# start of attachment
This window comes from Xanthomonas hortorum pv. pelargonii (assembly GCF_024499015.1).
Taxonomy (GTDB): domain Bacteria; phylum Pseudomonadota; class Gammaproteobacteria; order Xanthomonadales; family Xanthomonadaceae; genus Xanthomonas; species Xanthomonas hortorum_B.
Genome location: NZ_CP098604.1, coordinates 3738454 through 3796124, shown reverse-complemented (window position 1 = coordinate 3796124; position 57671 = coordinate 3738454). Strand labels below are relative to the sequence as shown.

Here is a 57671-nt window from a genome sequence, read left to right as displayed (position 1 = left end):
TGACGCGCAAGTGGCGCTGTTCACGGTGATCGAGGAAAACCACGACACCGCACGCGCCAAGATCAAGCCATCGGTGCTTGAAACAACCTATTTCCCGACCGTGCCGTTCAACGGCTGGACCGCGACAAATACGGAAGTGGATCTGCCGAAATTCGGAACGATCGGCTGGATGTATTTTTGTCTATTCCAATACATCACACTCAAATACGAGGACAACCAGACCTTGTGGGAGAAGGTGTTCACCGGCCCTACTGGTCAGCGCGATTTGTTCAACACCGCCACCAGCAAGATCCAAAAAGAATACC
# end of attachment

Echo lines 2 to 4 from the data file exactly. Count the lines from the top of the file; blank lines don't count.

Taxonomy (GTDB): domain Bacteria; phylum Pseudomonadota; class Gammaproteobacteria; order Xanthomonadales; family Xanthomonadaceae; genus Xanthomonas; species Xanthomonas hortorum_B.
Genome location: NZ_CP098604.1, coordinates 3738454 through 3796124, shown reverse-complemented (window position 1 = coordinate 3796124; position 57671 = coordinate 3738454). Strand labels below are relative to the sequence as shown.

Here is a 57671-nt window from a genome sequence, read left to right as displayed (position 1 = left end):